Are There Any Protestants?


Indeed, this is already apparent. It is the truth that all that was really new about their repudiation of the word “Protestant”, was only in the open and express doing of it. As far back as December 1908, in the first meeting of the council as such, the “right of private judgment,” that was emphasized, and the “individuality” that was developed, by “the Protestant Reformation,” was specifically thrown over as that which should “no longer blind the minds of believers” to “the need of combination” and of “mutuality in service.” And in the public announcement of the date and place of holding this council in Chicago, it was plainly stated that this “United Protestantism is not to be construed as a demonstration against the Roman Catholic church.” ATAP 3.25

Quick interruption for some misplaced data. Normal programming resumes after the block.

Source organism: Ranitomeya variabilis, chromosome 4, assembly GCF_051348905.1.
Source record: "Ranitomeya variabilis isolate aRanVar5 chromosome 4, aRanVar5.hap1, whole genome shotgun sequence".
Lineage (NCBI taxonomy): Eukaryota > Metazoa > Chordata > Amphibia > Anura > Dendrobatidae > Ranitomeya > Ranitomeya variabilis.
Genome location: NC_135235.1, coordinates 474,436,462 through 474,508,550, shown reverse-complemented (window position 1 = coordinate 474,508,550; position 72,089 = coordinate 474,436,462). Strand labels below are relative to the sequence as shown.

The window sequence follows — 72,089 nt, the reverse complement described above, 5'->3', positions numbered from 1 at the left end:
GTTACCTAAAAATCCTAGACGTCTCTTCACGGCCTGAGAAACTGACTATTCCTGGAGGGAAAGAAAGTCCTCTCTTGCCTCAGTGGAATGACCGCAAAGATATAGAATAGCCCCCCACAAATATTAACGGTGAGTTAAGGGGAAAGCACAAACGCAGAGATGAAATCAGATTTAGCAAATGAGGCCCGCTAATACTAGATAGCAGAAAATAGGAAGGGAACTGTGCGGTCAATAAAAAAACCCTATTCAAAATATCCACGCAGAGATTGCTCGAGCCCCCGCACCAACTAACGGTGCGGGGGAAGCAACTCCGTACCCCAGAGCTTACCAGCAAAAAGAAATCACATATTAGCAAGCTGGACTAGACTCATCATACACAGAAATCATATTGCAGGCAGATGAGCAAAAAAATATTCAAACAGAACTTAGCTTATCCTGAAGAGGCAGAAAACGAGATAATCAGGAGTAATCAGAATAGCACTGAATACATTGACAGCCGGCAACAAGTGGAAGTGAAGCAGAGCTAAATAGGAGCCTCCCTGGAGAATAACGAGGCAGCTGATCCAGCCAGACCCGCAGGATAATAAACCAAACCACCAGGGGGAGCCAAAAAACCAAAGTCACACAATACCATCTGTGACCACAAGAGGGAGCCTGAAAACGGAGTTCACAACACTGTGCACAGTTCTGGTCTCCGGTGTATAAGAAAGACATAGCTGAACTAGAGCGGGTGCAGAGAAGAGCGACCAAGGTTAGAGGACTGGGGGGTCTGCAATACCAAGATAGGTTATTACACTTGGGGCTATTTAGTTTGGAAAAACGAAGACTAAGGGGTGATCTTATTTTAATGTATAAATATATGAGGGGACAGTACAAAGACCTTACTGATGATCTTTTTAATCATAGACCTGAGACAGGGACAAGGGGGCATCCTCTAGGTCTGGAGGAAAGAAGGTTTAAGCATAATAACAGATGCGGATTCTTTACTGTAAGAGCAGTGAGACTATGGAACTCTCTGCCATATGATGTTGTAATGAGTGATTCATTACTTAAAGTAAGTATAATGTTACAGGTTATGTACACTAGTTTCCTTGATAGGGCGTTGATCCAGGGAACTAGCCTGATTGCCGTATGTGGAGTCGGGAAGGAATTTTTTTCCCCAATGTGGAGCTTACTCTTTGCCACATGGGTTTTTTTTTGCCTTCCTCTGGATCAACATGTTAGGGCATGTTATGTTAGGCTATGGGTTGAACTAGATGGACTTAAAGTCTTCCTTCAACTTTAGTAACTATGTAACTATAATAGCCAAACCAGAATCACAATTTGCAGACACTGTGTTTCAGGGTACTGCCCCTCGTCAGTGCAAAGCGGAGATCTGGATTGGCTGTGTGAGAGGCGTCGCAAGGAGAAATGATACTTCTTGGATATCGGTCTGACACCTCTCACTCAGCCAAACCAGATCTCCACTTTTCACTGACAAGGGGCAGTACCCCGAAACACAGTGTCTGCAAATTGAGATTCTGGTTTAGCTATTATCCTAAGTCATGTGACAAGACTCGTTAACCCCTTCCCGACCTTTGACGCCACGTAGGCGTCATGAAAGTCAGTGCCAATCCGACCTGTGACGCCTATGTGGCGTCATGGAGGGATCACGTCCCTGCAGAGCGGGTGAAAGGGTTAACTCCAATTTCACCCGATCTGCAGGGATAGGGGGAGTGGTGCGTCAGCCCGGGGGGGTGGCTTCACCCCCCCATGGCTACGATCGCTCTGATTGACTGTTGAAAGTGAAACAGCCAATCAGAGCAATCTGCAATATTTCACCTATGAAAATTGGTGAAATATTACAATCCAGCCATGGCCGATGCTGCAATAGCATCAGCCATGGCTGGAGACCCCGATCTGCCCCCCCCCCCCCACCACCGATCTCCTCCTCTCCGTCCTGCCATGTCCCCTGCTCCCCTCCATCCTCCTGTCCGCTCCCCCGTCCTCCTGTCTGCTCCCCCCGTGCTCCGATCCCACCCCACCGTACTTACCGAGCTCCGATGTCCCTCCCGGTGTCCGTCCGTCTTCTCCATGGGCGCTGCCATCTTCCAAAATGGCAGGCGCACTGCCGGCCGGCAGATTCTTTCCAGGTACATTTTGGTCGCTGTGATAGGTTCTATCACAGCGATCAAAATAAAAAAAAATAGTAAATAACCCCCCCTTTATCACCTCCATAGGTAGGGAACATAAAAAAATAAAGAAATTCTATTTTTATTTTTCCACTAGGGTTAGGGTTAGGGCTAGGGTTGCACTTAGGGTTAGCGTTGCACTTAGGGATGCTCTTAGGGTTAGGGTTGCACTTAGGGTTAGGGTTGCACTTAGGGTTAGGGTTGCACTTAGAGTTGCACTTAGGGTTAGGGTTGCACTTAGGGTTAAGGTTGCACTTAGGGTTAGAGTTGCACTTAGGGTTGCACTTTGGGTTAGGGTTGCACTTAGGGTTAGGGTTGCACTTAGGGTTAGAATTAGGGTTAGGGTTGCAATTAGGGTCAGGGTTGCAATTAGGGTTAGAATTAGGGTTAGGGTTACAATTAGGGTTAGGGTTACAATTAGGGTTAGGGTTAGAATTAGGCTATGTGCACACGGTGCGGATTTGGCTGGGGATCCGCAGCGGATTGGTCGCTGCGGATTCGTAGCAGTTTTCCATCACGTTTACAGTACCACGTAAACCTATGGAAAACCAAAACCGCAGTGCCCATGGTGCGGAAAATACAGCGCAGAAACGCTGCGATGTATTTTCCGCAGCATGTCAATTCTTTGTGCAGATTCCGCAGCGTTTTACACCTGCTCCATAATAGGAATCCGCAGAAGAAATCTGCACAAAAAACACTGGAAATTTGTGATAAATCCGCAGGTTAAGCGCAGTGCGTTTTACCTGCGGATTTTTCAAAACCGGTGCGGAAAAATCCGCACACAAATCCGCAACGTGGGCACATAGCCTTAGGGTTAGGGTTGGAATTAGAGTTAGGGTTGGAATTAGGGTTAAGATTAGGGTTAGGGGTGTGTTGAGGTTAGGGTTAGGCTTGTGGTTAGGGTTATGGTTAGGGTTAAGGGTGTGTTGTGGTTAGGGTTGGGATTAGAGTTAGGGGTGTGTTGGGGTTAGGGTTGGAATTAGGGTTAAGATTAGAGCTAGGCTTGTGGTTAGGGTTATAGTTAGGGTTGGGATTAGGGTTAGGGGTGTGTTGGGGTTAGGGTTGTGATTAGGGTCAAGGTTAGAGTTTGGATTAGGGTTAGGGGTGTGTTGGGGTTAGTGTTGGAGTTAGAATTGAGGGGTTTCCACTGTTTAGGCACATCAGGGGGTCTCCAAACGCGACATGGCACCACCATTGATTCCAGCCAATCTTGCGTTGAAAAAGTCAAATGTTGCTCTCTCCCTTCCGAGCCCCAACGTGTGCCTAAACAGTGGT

This latter statement was confirmed in another act of the Chicago council. The council unanimously adopted a report in which it is distinctly declared that the church is justified “in turning to the State for a o-operation [sic.] which will enable her to do her sacred task.” This is exactly paralled [sic.] to the instruction given by Leo XIII in his encyclical of January 6, 1895, to the hierarchy in America, saying that here the Catholic church “would bring forth more abundant fruits, if, in addition to liberty, she enjoyed the favor of the laws and the patronage of public authority.” ATAP 4.1